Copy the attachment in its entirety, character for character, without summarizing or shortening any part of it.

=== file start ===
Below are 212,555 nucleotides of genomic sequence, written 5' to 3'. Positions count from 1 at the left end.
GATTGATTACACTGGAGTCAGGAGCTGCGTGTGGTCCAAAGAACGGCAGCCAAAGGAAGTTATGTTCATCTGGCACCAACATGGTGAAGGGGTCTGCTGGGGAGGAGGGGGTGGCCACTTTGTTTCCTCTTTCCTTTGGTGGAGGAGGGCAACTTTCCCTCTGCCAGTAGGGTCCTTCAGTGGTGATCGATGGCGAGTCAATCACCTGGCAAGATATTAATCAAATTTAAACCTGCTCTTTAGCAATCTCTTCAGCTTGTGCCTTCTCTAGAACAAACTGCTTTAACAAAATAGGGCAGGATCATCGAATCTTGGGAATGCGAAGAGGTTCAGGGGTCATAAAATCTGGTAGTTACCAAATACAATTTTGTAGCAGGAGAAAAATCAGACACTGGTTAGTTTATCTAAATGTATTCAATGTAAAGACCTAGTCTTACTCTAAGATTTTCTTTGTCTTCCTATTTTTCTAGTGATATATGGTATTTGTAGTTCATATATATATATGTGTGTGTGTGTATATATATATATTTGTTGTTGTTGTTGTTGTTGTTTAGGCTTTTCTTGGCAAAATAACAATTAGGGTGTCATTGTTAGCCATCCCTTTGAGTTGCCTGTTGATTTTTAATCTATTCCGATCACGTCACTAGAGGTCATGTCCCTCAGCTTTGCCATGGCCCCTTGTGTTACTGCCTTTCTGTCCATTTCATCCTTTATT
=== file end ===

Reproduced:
Below are 212,555 nucleotides of genomic sequence, written 5' to 3'. Positions count from 1 at the left end.
GATTGATTACACTGGAGTCAGGAGCTGCGTGTGGTCCAAAGAACGGCAGCCAAAGGAAGTTATGTTCATCTGGCACCAACATGGTGAAGGGGTCTGCTGGGGAGGAGGGGGTGGCCACTTTGTTTCCTCTTTCCTTTGGTGGAGGAGGGCAACTTTCCCTCTGCCAGTAGGGTCCTTCAGTGGTGATCGATGGCGAGTCAATCACCTGGCAAGATATTAATCAAATTTAAACCTGCTCTTTAGCAATCTCTTCAGCTTGTGCCTTCTCTAGAACAAACTGCTTTAACAAAATAGGGCAGGATCATCGAATCTTGGGAATGCGAAGAGGTTCAGGGGTCATAAAATCTGGTAGTTACCAAATACAATTTTGTAGCAGGAGAAAAATCAGACACTGGTTAGTTTATCTAAATGTATTCAATGTAAAGACCTAGTCTTACTCTAAGATTTTCTTTGTCTTCCTATTTTTCTAGTGATATATGGTATTTGTAGTTCATATATATATATGTGTGTGTGTGTATATATATATATTTGTTGTTGTTGTTGTTGTTGTTTAGGCTTTTCTTGGCAAAATAACAATTAGGGTGTCATTGTTAGCCATCCCTTTGAGTTGCCTGTTGATTTTTAATCTATTCCGATCACGTCACTAGAGGTCATGTCCCTCAGCTTTGCCATGGCCCCTTGTGTTACTGCCTTTCTGTCCATTTCATCCTTTATT